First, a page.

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Reknitting a small hole

8 comments
Here is the tutorial I have been promising you. This is a very hard thing to explain in words. Its so much easier to have someone looking over my shoulder when I teach it. I will do my best though and feel free to ask any questions if you are confused.

So this is the hole we are going to repair today.


We start out by turning it to the back and pulling the two broken ends out...


This is the path our thread is going to follow

So now we take the piece of yarn that we have threaded onto a crewel needle. It's best to use a crewel needle as they have a blunt end and a large eye. They are easier to thread and this way you have less of a chance of splitting your strands and instead glide through the holes. Take your needle and insert it about 1 1/2 to 2 inches away from your hole on the same strand as the hole lies. How far away you start greatly depends on how loosely woven and how large the gauge is of your knit. If it is a large gauge you start farther away to give your yarn a chance to grip tighter. Too close and you stand the chance of your repair unraveling. Make sure you are on the right thread or when you arrive at the hole you will find yourself above or below it!


Pull your yarn through leaving a little tail, then weave it back and forth along the path... (if you dont understand about the path please refer to my previous post on finding the path in a knit)


Upon reaching the damage you need to insert your needle through the first hole before it and pull it through to the front side.


It's best to reweave the hole itself on the front side so you can control your stitches for the best appearance. Weaving the beginning strands on the back side helps hide the repair better, although if you really wanted to you could do your whole repair from the front.


After you pull your thread through just continue along the path as you had before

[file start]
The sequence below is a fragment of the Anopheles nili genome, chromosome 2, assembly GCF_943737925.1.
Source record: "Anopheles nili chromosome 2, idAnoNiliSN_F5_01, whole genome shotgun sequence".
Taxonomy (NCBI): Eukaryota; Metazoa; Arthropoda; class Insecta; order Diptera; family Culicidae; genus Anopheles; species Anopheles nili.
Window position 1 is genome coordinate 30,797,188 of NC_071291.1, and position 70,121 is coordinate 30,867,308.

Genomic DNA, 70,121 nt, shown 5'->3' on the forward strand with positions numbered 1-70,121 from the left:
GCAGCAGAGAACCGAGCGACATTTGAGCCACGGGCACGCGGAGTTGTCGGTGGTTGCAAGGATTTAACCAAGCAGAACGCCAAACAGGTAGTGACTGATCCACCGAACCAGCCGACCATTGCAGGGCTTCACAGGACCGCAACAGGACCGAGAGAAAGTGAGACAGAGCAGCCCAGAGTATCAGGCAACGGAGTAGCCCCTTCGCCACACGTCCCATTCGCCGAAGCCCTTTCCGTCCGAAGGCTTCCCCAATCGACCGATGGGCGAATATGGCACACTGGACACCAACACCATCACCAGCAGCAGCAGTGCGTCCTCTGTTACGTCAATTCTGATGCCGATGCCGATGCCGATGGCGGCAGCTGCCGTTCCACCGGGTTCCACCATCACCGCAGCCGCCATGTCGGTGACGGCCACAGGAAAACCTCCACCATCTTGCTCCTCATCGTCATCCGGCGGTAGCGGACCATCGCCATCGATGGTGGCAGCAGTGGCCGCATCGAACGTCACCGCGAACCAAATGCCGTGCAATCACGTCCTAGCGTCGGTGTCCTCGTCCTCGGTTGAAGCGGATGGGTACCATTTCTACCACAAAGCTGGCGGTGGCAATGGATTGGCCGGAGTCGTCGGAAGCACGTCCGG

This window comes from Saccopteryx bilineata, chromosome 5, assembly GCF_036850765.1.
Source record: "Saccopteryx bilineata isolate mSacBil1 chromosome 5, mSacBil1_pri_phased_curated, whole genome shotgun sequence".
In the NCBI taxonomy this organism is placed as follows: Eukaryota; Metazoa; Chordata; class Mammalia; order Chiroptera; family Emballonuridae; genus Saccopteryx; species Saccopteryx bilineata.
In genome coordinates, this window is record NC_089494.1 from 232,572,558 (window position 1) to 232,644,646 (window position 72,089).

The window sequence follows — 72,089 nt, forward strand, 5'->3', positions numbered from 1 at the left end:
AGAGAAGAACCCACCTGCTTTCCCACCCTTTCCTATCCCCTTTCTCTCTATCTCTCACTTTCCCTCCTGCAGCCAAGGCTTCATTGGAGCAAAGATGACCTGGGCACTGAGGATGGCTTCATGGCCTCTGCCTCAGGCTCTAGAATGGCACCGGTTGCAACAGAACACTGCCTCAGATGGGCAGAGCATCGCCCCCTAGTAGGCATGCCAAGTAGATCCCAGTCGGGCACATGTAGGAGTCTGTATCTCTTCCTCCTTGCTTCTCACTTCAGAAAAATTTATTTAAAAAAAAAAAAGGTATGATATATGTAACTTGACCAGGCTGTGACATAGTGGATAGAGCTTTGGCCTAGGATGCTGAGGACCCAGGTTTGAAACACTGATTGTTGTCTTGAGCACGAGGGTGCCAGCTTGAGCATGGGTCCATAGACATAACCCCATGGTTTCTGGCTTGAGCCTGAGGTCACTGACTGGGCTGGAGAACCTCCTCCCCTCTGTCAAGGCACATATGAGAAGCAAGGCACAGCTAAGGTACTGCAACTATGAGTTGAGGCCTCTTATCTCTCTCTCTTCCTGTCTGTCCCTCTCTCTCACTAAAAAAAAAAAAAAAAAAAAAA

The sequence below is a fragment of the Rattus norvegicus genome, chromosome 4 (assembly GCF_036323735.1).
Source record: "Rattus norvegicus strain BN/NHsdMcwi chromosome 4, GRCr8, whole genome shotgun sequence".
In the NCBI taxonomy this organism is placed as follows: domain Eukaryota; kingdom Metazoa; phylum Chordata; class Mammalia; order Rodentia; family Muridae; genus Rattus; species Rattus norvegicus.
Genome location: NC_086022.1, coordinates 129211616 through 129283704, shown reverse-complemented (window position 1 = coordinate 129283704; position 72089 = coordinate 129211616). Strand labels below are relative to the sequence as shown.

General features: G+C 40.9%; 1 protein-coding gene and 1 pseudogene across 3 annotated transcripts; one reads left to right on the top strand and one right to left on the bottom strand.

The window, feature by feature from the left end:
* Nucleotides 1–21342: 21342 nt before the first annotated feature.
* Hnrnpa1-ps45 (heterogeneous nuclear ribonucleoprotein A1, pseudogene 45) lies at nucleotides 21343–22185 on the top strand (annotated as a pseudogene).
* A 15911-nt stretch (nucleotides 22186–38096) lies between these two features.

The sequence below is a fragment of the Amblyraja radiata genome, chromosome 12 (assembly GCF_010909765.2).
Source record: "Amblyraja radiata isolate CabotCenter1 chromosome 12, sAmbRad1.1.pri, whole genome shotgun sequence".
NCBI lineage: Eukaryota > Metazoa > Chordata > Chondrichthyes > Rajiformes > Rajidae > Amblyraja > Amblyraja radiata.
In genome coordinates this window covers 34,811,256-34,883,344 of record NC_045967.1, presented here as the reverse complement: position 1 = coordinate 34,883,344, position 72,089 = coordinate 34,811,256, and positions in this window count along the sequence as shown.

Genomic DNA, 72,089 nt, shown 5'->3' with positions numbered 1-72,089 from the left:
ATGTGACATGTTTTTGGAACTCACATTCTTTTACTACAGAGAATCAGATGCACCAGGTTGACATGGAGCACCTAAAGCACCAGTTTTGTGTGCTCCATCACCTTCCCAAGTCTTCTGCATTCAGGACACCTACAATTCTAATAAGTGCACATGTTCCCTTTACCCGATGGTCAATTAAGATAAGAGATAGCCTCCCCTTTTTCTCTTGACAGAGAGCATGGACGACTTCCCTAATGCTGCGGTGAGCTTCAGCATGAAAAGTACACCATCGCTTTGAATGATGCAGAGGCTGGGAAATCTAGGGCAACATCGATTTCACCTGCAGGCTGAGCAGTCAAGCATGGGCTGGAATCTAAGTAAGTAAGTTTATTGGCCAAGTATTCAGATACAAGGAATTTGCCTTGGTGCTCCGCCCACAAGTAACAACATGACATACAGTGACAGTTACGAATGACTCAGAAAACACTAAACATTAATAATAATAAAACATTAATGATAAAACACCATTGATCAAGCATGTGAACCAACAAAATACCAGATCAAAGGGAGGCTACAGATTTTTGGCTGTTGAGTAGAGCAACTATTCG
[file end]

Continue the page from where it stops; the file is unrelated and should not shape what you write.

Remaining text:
Pushing it through to the backside once you reach the other side of the hole


And continue weaving past the repair for another 1 1/2 to 2 inches then snip...leaving a small tail. you can pull this tail through the back of a stitch if it bothers you with a small latchhook. I have pictured a small latchhook you can buy at most fabric stores that is very helpful with knitting repairs. Many repairs really need this tool.


Here is the finished repair. Hole gone! I suggest to finish this you steam it with an iron and then if necessary lay the item on a thick towel, cover it with a pressing cloth and LIGHTLY press it to flatten the repair.

I realize that I may have missed big gapes in the explanation area. I try to think of what I need to say and hope I dont assume too much about what you understand. Please if anyone has questions post them. It only helps me to build a better tutorial. Also any suggestions on teh presentation would be appreciated. This is a difficult skill, and even harder to explain. If people like this one I will gladly make more explaining things like how to REALLY fix a snag, how to fix a hole with a run, etc..
Hope you all have a great day!
author profile image
Abdelghafour

8 comments

  1. thanks so much for this --a couple of my favorite sweaters need "help" and now I know where to start!

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  2. thank you so much for the excellent tutorial!
    i just managed to fix a lovely american apparel jumper i bought in their flea market
    thanks again!

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  3. really helpful! Great illustrations. Thank you.

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  4. Thank you so much for the post! Would you be able to make a YouTube video for this? Also how do you repair it if it's a bigger hole?

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  5. Oh my goodness! You are a freaking genius!! This totally just saved my knitting project. I can't believe you don't knit. I know this is a really old post, but thank you so much!!!

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  6. nope you nailed it! great explanation!

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  7. My daughter shared this with me, a novice knitter. I get the occasional hole and am apt to want to rip my entire piece out down to the mistake, once I see it. This is going to be such a time saver! Very nicely presented and explained so clearly. By George, I think I've got it! Thanks a million!

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